Tebow so far: Much ado about very little
FLORHAM PARK, N.J.
The Jets' (please don't call us a) circus rolls into South Florida next, with attractions such as Mark Sanchez and Santonio Holmes at the scene of their New Year's Day irresolution and Tony Sparano back where he was dumped as coach of the Dolphins.
But as always, the greatest intrigue can be found in the sideshow that is Tim Tebow, who after six months as a Jet remains a curiosity and little more, a guy who has taken 12 snaps, rushed six times for 33 yards and not thrown a pass.
This is what all those gallons of ink were spilled over?!
Hence Wednesday was another day of questions for Rex Ryan and Tebow about where this is headed, and another day for polite ways of saying it is none of our business.
"The media is not going to drive it,'' Ryan said. "The opponent, they're not going to have any idea what we're going to do with him. I'm certainly not going to let them know, 'Hey, by the way, Tebow's going to play 50 snaps this week.' . . . I'm never going to give you a legitimate answer. I know the answer, but I'm not going to give it to you.''
That sort of approach made sense in April and June and August. But if this goes on much longer, opponents will start to lose interest, and Tebow will start to wonder why he was brought here.
Already, Ryan's warnings about his not-so-secret weapon are falling flat, even though he insists opponents spend time preparing for the Wildcat. (Dolphins coach Joe Philbin acknowledged the formation has, in fact, taken up time in meetings this week.)
"There could be more opportunities down the road, there could be less,'' Ryan said. "I'm happy he's here, I can tell you that much. As we've said from Day One, this guy is a good football player.
"We're not going in saying he has to get X amount of snaps. That's not what we do.''
Still unanswered, then: What exactly is it that Tebow does do in green?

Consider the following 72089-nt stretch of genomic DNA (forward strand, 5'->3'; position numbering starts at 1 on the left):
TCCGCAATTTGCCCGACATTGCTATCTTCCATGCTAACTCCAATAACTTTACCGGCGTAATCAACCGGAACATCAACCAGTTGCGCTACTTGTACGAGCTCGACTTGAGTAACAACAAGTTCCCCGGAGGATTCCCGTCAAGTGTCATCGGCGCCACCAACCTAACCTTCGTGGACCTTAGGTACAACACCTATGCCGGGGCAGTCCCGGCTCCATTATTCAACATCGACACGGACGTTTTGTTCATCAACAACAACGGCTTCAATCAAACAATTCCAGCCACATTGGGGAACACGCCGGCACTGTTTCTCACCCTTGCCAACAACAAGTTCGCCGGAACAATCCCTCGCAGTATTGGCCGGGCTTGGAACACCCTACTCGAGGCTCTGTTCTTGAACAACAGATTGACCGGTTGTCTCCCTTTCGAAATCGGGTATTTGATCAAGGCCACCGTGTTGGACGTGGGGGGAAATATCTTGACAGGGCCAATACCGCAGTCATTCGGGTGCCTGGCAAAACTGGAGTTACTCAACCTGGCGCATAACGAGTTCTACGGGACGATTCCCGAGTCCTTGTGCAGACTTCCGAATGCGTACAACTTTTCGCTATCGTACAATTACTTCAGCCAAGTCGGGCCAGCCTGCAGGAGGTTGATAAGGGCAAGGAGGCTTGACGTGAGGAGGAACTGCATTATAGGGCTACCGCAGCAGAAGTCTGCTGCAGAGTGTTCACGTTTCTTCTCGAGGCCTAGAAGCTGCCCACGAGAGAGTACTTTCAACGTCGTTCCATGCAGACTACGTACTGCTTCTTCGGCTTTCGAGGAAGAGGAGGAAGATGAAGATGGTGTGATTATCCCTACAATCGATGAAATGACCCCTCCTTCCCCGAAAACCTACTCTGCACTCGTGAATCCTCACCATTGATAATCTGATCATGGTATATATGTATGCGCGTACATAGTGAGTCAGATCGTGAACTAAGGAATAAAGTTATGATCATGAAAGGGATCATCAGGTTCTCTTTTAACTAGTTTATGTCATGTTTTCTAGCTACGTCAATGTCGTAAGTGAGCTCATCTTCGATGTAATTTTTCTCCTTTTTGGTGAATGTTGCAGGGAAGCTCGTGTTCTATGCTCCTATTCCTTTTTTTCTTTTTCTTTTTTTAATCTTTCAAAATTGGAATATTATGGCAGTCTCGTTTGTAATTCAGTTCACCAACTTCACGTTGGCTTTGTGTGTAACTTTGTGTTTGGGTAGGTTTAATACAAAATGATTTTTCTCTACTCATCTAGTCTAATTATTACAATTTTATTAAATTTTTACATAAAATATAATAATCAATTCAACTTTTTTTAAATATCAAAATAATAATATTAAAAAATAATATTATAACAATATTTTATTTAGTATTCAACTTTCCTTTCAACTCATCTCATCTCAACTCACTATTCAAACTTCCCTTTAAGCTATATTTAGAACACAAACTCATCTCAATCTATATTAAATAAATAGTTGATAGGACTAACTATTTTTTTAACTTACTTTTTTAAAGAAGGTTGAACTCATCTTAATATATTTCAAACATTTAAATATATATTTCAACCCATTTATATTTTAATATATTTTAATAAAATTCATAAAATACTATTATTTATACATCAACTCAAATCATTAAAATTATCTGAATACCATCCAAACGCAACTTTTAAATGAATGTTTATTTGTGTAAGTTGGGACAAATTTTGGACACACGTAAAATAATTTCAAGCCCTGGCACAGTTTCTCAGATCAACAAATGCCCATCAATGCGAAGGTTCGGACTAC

As Tebow explained it, "I just want to be ready when my number is called and be ready to go and try to provide a spark and try to be someone who can help this team.''
It went on like that for six minutes or so, with Tebow saying he is prepared to pass when called upon, assuming that happens someday. But he is not about to make a stink about it, to reporters or to coaches.
"You just know your role and where you're at and try to do the best with it,'' he said.
Does the subject of playing time come up when he is with family and friends?
"Honestly, they just kind of let that be and we just hang out and have fun and try not to worry about that,'' he said.
Tebow's paltry workload would be awkward no matter where he was suiting up this weekend. This is not just anywhere, though.
The first time Tebow played at Sun Life Stadium, in 2005, he won a state high school championship, leading Ponte Vedra Nease to a 44-37 victory over Seffner Armwood.
The third time, in 2011, he won in his first NFL start, leading the Broncos to an 18-15 overtime victory over the Dolphins.
He expects 10 or more friends and relatives to be there to see him play, or not, as the case may be.
Tebow called it a "memorable stadium'' for him. Sunday would be an excellent time to create some new memories there.